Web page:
I am still taking time to reflect on many of the measures passed during the 2019 Legislative Session. I also reflect on that last day. As the hours stretched into the evening, I got a unique perspective on an event that was being prepared for the next day. March 28, 2019 was the last day of Session, but March 29 would see Vietnam Veterans and their families visit the Capitol in honor and remembrance of Vietnam Veterans Day.
As I left that last night, I saw the Kentucky-specific traveling exhibit of the Vietnam Memorial Wall display on the second floor of the Capitol Building. It was late, but I stopped to look at that wall and reflect on the 1,105 Kentuckians who were killed in action, imprisoned or missing in action during that war. We can never do enough to recognize the sacrifices they made and that men and women continue to make here and on battle fields around the world. However, I am pleased with the action we took to provide more economic and educational opportunities for our veterans, even in what is considered a short session. All of these bills were the result of work done by the Veterans, Military Affairs and Public Protection Committee, which was created specifically to address these issues.
Four bills that we ushered into law will help improve the quality of life for our military families, making it easier for them to transition to civilian life or active duty service at a post in our commonwealth. HB 356 ensures that military college students retain Kentucky resident status even in the event they are transferred or are required to move out of state. This means that they will always pay more affordable, in-state tuition rate and applies to dependents who are using the GI bill to pay for college.
Meanwhile, we approved legislation that allows military families to pre-enroll their children in our public elementary, middle and high schools before they move here. Since reassignments are often released during the summer, military children often miss the enrollment period. HB 399 will help relieve some of the stress associated with reassignments and help our schools by providing a more accurate picture of enrollment.
Another strong piece of pro-veteran legislation, HB 323, would allow for reciprocal licensure for military spouses who are seeking employment. For example, if someone has a dental hygiene license in good standing from Virginia, the license would also apply in Kentucky.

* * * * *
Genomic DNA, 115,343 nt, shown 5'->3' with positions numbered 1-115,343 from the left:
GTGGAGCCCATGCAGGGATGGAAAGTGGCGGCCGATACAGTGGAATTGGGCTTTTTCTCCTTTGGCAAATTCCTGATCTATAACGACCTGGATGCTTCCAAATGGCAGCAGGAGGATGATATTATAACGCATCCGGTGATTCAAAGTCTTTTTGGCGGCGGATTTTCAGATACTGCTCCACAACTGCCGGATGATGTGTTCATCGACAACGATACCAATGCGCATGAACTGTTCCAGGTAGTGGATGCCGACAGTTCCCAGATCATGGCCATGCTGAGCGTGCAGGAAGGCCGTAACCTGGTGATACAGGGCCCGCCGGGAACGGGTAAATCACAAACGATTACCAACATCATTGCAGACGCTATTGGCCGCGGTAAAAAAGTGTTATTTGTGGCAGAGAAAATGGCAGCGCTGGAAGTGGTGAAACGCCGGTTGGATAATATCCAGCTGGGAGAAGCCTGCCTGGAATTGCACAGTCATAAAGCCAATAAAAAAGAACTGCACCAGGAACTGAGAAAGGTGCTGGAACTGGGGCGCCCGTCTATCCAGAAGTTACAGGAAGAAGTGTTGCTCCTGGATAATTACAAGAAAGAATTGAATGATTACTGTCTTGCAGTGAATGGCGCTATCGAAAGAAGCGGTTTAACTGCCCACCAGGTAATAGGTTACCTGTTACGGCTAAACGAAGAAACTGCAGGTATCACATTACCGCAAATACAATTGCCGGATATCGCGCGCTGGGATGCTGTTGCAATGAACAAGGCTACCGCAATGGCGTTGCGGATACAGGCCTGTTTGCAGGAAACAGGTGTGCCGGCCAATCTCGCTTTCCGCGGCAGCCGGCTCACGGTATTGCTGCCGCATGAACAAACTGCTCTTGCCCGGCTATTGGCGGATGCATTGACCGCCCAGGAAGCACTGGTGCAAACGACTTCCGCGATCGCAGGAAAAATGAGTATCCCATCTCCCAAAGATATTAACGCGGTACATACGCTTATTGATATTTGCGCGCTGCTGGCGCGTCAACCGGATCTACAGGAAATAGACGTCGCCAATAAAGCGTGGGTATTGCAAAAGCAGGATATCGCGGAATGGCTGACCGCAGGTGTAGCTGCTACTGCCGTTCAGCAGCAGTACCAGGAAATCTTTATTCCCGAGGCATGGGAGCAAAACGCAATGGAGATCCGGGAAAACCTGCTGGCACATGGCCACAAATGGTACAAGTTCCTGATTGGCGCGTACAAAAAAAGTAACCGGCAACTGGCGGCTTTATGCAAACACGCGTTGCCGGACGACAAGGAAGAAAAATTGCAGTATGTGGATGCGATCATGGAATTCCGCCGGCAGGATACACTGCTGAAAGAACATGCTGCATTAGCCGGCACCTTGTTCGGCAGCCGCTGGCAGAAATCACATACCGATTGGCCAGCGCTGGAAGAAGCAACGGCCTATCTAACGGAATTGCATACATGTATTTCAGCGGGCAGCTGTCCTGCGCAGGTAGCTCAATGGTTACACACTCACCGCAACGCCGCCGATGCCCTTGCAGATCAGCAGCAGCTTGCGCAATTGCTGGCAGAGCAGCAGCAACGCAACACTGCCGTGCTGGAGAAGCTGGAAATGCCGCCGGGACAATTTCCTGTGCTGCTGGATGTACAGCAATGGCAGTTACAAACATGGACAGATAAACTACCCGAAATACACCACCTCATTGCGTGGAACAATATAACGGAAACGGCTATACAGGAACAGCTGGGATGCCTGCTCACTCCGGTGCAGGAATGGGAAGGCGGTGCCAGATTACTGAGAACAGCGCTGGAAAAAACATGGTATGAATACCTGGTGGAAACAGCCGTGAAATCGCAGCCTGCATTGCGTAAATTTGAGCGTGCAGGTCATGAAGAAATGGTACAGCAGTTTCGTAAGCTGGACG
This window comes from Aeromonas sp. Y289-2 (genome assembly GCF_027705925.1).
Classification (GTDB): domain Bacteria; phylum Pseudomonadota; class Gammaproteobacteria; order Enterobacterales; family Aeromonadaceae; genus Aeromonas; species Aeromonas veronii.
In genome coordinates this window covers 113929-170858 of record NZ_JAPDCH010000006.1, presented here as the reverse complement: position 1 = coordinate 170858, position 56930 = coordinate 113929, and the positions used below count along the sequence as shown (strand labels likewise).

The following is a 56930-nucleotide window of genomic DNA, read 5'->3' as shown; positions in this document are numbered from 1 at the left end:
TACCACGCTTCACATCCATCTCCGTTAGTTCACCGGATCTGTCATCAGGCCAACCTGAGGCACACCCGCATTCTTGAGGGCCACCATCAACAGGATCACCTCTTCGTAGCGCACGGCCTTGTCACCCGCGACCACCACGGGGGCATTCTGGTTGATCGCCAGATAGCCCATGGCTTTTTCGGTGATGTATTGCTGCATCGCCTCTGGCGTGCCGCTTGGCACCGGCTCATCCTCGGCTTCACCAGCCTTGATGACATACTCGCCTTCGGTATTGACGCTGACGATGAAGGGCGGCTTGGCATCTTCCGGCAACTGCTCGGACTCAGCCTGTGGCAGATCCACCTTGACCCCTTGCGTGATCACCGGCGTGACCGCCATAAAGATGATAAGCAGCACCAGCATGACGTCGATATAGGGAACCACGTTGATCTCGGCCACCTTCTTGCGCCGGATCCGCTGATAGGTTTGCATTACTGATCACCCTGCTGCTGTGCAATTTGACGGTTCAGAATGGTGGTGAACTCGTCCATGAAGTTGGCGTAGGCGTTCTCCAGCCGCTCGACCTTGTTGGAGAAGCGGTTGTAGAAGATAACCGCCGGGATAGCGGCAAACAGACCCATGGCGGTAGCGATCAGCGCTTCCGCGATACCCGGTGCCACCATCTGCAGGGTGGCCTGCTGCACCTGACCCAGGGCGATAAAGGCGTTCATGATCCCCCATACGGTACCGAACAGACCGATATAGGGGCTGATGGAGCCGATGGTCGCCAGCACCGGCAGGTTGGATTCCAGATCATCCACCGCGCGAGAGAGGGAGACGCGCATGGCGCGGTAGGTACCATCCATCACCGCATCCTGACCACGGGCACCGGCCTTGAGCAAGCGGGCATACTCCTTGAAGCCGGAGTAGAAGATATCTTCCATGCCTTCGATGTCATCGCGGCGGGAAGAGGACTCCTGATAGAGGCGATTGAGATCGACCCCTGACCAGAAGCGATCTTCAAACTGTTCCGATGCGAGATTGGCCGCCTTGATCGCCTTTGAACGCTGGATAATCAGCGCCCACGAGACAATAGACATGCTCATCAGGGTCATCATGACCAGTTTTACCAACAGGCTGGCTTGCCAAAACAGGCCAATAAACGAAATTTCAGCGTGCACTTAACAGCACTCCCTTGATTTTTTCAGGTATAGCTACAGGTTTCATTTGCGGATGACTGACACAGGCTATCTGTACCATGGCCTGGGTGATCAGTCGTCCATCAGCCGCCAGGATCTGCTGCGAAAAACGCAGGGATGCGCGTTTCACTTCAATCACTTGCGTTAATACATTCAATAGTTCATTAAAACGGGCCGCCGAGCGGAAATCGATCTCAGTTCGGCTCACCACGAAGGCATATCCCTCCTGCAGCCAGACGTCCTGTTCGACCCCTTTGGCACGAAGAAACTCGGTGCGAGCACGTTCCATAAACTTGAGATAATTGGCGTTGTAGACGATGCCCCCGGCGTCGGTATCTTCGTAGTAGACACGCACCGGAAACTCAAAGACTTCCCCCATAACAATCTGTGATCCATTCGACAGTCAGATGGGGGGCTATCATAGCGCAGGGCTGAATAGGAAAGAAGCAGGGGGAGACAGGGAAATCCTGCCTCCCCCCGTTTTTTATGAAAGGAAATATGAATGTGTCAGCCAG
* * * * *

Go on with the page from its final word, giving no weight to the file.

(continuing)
Making it easier to gain employment is another way we provide more economic opportunity to our military families this session. HB 338 removes the veteran’s civil service entrance exam language and requirement. The bill requires that for an interview to take place, the veteran or spouse applicant must meet the minimum requirement set forth in the job posting. It allows for interview preference to be given to military men and women and their spouses.
I also joined my colleagues in approving legislation aimed at helping our veterans, particularly the oldest and most vulnerable. We approved SB 55 which creates a Green Alert designation to be used within the Golden Alert System when trying to locate and assist a missing veteran who suffers from post-traumatic stress disorder or is otherwise at-risk. While often difficult to talk about, a significant number of veterans deal with PTSD or other mental health issues associated with their service and this is another simple step that expands the use of a system we know works.
We passed HB 296 to assist in recruiting nurses to work at one of four nursing homes under the Kentucky Department of Veterans Affairs (KDVA). It creates a KDVA nurse loan repayment program for registered nurses and licensed practical nurses. The bill specifies loan maximums of up to 25 percent and $10,000 for each consecutive year of full-time employment, not to exceed $40,000 and four years per person. We want to make sure our retired service members get the best medical care available, and anyone who has had a loved one in a nursing home knows that qualified and caring nurses are the key to quality care.
These are just five examples of legislation that we passed to provide a simple, common sense approach to making the lives of our military members and dependents better. If you are a veteran or are currently serving our country, I would like to hear from you regarding your interest in any of these issues, or other issues you think should be addressed.
Please contact me with your thoughts and ideas on topics we may address in the interim and during the 2020 legislative session. I can be reached here at home anytime, or through the toll-free message line in Frankfort at 1-800-372-7181. If you would like more information, or to e-mail me, please visit the legislature's website www.legislature.ky.gov.
Riley represents District 23, which includes Barren County and portions of Warren County.